Samuel Barber’s “Let Down the Bars, O Death”: Conspirare

It was during the summer of 1936 that Samuel Barber composed the String Quartet that would give rise to the iconic Adagio for StringsDuring the same summer, Barber created an a cappella choral setting of Emily Dickinson’s 1891 poem, Let Down the Bars, O Death. It unfolds as a somber, homophonic chorale. As with the Adagio, it reaches upwards in search of a searing climax. When the poem’s first line returns, the hushed opening phrase is transformed into a declamatory statement. The final moments slip away, peacefully.

This 2011 recording features the Austin, Texas-based choral ensemble, Conspirare, conducted by Craig Hella Johnson:

Let down the Bars, Oh Death —
The tired Flocks come in
Whose bleating ceases to repeat
Whose wandering is done —

Thine is the stillest night
Thine the securest Fold
Too near Thou art for seeking Thee
Too tender, to be told.

– Emily Dickinson 


  • Barber: Let down the bars, O death, Op. 8, No. 2, Conspirare

Featured Image: a photograph of Emily Dickinson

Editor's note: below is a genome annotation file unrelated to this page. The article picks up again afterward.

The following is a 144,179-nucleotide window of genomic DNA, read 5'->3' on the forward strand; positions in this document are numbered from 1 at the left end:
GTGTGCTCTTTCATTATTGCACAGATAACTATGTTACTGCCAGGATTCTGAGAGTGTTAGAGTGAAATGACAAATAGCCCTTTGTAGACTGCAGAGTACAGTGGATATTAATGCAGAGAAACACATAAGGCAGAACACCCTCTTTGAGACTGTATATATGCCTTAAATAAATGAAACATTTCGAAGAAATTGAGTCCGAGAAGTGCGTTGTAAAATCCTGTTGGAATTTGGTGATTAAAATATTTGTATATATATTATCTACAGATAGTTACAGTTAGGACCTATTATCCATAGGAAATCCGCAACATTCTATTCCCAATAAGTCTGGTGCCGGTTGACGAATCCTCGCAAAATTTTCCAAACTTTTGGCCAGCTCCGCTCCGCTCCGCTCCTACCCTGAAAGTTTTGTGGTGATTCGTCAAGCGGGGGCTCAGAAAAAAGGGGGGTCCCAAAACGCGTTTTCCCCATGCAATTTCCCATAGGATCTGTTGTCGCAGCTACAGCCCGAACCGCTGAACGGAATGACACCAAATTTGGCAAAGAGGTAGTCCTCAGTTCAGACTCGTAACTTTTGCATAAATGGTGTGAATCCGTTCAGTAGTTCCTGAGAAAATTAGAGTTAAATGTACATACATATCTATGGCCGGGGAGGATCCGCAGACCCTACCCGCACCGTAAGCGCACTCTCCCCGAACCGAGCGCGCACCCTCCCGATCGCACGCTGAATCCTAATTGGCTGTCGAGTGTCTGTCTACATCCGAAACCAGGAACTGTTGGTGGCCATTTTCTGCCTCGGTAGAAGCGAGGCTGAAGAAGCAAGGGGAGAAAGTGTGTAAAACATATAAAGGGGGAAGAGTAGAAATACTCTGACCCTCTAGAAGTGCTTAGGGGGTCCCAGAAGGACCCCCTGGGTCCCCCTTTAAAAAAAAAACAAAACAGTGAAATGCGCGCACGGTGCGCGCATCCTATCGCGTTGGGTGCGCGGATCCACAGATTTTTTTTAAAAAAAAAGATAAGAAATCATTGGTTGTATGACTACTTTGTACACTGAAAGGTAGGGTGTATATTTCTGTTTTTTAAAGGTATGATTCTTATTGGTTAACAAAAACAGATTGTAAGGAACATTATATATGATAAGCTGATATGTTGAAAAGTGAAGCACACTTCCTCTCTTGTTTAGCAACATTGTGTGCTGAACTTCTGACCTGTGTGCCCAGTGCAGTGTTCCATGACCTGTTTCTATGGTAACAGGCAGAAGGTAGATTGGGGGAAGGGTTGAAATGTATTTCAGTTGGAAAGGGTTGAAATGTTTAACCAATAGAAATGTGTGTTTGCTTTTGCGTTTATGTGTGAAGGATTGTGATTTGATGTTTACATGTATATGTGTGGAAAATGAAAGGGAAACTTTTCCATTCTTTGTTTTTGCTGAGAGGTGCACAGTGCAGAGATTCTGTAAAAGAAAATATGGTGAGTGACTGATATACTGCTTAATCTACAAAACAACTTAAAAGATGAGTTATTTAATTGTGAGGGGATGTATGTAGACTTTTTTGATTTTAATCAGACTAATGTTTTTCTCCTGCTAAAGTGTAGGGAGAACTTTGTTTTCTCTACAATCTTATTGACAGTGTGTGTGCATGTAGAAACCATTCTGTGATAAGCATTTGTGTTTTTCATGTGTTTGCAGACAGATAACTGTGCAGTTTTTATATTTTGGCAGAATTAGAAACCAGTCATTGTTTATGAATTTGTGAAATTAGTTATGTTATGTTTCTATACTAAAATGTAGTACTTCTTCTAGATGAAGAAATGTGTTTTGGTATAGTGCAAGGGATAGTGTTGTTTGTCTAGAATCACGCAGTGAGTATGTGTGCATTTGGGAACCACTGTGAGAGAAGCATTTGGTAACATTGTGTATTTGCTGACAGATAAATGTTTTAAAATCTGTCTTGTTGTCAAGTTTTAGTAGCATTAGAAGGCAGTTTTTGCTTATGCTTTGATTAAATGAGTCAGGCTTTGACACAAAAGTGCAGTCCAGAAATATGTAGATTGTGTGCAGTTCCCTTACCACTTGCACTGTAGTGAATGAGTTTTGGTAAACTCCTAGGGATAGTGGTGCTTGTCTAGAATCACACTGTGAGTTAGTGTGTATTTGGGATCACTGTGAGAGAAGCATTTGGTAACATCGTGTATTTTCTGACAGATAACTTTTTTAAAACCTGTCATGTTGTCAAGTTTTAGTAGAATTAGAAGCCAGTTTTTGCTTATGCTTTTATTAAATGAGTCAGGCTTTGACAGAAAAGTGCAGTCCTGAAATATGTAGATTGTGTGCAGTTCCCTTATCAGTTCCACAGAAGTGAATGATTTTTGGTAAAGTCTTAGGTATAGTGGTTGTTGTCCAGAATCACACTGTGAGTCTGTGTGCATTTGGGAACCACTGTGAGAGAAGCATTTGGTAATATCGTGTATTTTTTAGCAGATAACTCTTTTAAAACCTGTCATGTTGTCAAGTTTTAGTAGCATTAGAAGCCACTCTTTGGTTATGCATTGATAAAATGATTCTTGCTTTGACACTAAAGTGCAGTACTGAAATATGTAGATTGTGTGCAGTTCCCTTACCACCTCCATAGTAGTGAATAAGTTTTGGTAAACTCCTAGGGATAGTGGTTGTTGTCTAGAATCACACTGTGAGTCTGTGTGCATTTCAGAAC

About Timothy Judd

A native of Upstate New York, Timothy Judd has been a member of the Richmond Symphony violin section since 2001. He is a graduate of the Eastman School of Music where he earned the degrees Bachelor of Music and Master of Music, studying with world renowned Ukrainian-American violinist Oleh Krysa.

The son of public school music educators, Timothy Judd began violin lessons at the age of four through Eastman’s Community Education Division. He was a student of Anastasia Jempelis, one of the earliest champions of the Suzuki method in the United States.

A passionate teacher, Mr. Judd has maintained a private violin studio in the Richmond area since 2002 and has been active coaching chamber music and numerous youth orchestra sectionals.

In his free time, Timothy Judd enjoys working out with Richmond’s popular SEAL Team Physical Training program.

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